As a Grief Coach, I have found through my experiences that speaking of death and dying is the “final frontier” of conversation. We speak freely of every possible subject in life, and the “oh my gosh” topics of every kind have become fair game. The idea of death, however, brings with it a fear like no other, a mythological power of perhaps jinxing your own life or that of another by speaking or thinking of death. Naturally, we fear that which we do not understand. Fortunately we now know that awareness, education, and conversations empower us and facilitate the blossoming of life.
When my son died in 1996, I had already been a facilitator at Ele’s Place (a healing center for grieving children who have experienced a significant death in their family) in Lansing for two years. During those two years, my own family talked, wondered, and asked questions of ourselves and of each other. The youngest of the children were then 7 and 9, and the “what if” thoughts of our own death or the death of one of us, pausing for momentary or long conversations – even the ceremony for Sophie the hamster – were all priceless. We were contemplating, talking, and listening to one another!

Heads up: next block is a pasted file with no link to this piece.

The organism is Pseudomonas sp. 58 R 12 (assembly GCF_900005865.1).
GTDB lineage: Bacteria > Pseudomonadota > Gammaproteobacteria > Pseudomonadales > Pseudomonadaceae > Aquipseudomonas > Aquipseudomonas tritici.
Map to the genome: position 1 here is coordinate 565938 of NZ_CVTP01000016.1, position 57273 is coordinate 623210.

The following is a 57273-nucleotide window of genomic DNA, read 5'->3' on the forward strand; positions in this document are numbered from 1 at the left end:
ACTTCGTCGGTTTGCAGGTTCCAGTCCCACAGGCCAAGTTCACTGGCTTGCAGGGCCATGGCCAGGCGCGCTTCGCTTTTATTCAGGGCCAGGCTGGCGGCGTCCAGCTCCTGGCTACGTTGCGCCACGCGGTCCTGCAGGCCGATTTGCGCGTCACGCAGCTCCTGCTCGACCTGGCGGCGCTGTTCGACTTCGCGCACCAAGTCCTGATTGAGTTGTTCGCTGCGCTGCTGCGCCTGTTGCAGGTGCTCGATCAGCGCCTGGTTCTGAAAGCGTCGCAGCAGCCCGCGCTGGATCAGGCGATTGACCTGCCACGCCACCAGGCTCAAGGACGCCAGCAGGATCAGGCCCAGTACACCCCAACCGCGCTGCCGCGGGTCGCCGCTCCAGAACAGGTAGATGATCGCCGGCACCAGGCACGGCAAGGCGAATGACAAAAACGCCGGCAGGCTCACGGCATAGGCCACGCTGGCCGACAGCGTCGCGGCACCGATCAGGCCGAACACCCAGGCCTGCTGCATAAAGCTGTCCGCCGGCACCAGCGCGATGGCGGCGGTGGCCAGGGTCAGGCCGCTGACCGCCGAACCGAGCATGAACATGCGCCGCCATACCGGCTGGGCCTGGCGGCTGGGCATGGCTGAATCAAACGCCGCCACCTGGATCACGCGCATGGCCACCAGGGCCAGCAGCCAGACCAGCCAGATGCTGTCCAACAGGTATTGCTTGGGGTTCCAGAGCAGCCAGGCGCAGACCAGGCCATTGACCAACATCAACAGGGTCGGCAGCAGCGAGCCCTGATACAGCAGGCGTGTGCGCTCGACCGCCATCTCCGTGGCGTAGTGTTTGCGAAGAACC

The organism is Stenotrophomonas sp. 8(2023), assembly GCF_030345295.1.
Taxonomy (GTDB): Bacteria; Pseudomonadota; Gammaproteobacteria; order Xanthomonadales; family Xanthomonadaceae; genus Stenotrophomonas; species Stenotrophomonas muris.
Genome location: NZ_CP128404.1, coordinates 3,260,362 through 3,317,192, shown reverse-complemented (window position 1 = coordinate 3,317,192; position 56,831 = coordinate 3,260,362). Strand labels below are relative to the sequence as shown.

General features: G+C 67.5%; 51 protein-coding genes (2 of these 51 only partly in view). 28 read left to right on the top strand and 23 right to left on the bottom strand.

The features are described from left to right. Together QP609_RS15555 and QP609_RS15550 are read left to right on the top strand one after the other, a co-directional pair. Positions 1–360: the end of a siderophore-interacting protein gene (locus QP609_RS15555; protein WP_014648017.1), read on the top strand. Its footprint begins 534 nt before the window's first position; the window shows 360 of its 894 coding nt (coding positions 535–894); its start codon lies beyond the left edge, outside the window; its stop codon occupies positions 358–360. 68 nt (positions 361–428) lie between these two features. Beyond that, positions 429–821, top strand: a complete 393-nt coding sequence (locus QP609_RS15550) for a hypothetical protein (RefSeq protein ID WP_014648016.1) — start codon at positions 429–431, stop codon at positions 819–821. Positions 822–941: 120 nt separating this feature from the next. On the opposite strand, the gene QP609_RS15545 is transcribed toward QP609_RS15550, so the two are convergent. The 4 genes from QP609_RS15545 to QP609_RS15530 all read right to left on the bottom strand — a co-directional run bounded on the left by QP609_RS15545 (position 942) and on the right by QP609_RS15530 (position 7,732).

When my oldest son Demetrius died, we grieved intensely but we were a bit ahead of most families having given death some thought and squinty eyed looks. And just as good grief requires that you lean into your heart, dying well requires foresight, planning, and conversation. There are tools available that can assist you in the organizing of your life and preparation for your inevitable death or that of someone in your care.
There are companies, like Peaceful Crossings LLC, a holistic legacy planning company, that can help you through this planning process. By working with a legacy coach and associated legacy kit, you can not only collect and organize every important document your survivors may need after your death but you are gently guided through the conversations you need to have about your own passing. You’re guided through the necessary logistical and legal decisions that need to be made, documented, and communicated about your personal directives.
The process is thorough, compassionate, and inclusive of every possible kind of detail right down to locations of your storage or safe box along with the keys and lock combinations. How many times have you heard of someone spending endless time and energy “picking up the pieces” for a parent or relative? This nightmare can be avoided.